chloroquine and doxycycline were added in view of the positive reports
of Plasmodium falciparum and leptospirosis. The patient improved
and was later discharged.
Leptospirosis is a zooanthroponosis caused by a
pathogenic spirochete of genus Leptospira, the species Leptospira
interrogans(2,3). It is characterized by a broad spectrum of
clinical manifestations varying from inapparent infection to fulminant
fatal disease. In the mild form it may present as an influenza like
illness with headache and myalgia. Severe form characterized by
jaundice, renal dysfunction and hemorrhagic diathesis is referred to as
Weil’s syndrome(2). The first case of leptospirosis from India was
reported in 1929 by Taylor and Goyal from Andaman and Nicobar
Islands(3). It is known to occur in sporadic as well as epidemic form in
mainland India. There has been a significant increase in the reported
cases of leptospirosis from India since 1980s. Epidemics have been
increasingly reported from Orissa, Maharashtra, Karnataka, Tamil Nadu
and Kerala(4,5). The primary lesion caused by leptospires is damage to
the endothelial lining of small blood vessels with resultant ischemic
damage to liver, kidneys, meninges and muscles. A low index of suspicion
of this disease coupled with the diversity and non-specificity of the
presentation accounts for the significant number of cases that go
Leptospirosis should be considered in the
differential diagnosis of any acute febrile illness(7). As there is an
overlap of the clinical features of leptospirosis with other infections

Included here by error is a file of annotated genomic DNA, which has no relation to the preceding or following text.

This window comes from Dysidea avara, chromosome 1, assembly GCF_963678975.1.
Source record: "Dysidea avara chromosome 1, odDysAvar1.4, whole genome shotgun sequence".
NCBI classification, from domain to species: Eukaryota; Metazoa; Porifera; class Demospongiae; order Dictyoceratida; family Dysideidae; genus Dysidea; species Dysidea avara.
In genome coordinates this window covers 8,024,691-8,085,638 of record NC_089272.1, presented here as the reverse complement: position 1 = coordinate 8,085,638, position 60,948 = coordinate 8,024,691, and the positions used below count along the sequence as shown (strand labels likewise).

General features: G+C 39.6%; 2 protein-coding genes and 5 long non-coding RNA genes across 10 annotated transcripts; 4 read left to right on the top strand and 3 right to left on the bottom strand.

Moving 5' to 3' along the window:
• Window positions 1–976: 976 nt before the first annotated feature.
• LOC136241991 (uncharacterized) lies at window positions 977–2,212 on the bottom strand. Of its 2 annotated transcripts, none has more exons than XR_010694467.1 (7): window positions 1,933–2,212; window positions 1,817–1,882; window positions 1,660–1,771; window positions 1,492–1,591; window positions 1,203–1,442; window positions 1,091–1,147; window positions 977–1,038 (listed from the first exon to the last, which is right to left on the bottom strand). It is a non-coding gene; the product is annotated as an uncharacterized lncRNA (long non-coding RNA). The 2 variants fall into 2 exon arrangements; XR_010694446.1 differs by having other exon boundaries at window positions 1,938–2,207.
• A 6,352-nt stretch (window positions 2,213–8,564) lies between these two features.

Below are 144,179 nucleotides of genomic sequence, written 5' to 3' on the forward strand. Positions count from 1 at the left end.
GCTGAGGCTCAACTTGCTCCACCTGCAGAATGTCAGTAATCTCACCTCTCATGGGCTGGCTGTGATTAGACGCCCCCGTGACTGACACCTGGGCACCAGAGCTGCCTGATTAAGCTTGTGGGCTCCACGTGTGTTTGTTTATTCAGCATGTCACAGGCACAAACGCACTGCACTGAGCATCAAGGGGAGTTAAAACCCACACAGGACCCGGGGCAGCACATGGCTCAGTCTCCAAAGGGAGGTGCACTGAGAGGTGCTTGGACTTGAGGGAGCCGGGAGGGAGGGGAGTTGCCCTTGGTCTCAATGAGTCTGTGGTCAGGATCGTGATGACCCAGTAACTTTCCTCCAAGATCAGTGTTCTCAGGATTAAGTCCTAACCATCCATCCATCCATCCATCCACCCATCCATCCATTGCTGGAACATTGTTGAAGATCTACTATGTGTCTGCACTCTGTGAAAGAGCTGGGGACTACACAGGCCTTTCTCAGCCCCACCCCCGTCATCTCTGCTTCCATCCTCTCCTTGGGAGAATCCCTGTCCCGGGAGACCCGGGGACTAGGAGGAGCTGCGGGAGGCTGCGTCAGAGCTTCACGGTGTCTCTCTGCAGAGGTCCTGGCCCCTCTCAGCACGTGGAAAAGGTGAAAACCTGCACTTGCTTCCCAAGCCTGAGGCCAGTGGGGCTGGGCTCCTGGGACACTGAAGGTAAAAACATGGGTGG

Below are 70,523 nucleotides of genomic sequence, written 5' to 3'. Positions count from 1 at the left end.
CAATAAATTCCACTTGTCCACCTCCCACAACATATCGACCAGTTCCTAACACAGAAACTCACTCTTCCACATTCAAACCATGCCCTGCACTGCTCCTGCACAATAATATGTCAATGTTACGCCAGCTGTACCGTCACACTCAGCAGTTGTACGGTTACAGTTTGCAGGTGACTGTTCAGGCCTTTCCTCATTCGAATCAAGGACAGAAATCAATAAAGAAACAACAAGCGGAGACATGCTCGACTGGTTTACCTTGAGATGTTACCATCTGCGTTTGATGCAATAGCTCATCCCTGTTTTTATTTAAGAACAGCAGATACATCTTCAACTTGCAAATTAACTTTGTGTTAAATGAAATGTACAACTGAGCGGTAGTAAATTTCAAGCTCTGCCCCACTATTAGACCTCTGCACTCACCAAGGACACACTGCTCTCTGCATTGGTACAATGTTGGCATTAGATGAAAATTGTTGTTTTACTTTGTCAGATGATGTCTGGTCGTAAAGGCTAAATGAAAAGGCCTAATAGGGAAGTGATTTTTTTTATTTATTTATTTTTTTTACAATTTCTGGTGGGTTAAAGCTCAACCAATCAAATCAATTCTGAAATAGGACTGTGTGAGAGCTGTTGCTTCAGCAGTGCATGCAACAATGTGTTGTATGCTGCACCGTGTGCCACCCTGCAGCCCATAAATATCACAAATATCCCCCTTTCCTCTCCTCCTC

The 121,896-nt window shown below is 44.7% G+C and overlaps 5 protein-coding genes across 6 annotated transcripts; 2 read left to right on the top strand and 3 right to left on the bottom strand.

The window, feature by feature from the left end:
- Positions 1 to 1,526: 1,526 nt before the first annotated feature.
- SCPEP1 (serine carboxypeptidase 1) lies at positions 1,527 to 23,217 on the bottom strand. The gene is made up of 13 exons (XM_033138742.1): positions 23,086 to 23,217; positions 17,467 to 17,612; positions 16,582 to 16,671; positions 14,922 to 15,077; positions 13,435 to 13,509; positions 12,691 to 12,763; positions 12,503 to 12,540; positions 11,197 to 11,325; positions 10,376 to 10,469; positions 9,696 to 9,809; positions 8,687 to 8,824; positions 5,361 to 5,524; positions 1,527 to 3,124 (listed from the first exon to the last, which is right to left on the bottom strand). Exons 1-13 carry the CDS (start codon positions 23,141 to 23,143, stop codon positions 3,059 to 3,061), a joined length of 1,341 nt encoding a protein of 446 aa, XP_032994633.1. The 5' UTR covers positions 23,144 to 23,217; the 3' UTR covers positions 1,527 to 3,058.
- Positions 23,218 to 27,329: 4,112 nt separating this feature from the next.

like influenza, dengue hemorrhagic fever, enteric fever and viral
hepatitis A, a high index of suspicion is required to diagnose
leptospirosis in a child, especially in endemic areas.
Definitive diagnosis is based on demonstration of the
infecting organism from clinical specimens of blood (first seven days),
cerebrospinal fluid (day four to ten) and from urine (after tenth day)
by phase contract or dark field microscopy. However, the skill required
and the high frequency of artifacts limit their use(7). Serologic tests
like microscopic slide-agglutination test (MAT), indirect
hemagglutination test, dipstick ELISA and dot ELISA for IgM antibodies,
in the presence of clinical symptoms compatible with leptospires
establish the diagnosis(7).
Although this is a multisystem disease with varying
presentation, in our cases, prolonged fever, gastroenteritis, bleeding
tendency, renal symptoms and signs were conspicuous. The patients did
not come from the same locality. The first patient (case 1) who expired,
the respiratory distress appeared to be due to acute respiratory
distress syndrome (ARDS) with severe hemorrhagic disease. This first
case alerted us to keep leptospirosis in mind and suspect it in the
other two cases which presented a month later. In the fourth case, there
was co-existence of two infections (malaria and leptospirosis).
These case reports emphasize the importance of a high
index of suspicion about this disease in view of the recent emergence
and difficult diagnosis, to institute prompt treatment and reduce fatal
Contributors: BV prepared the script and reviewed
the literature. SRD co-drafted and reviewed the final script.
Competing interests: None stated.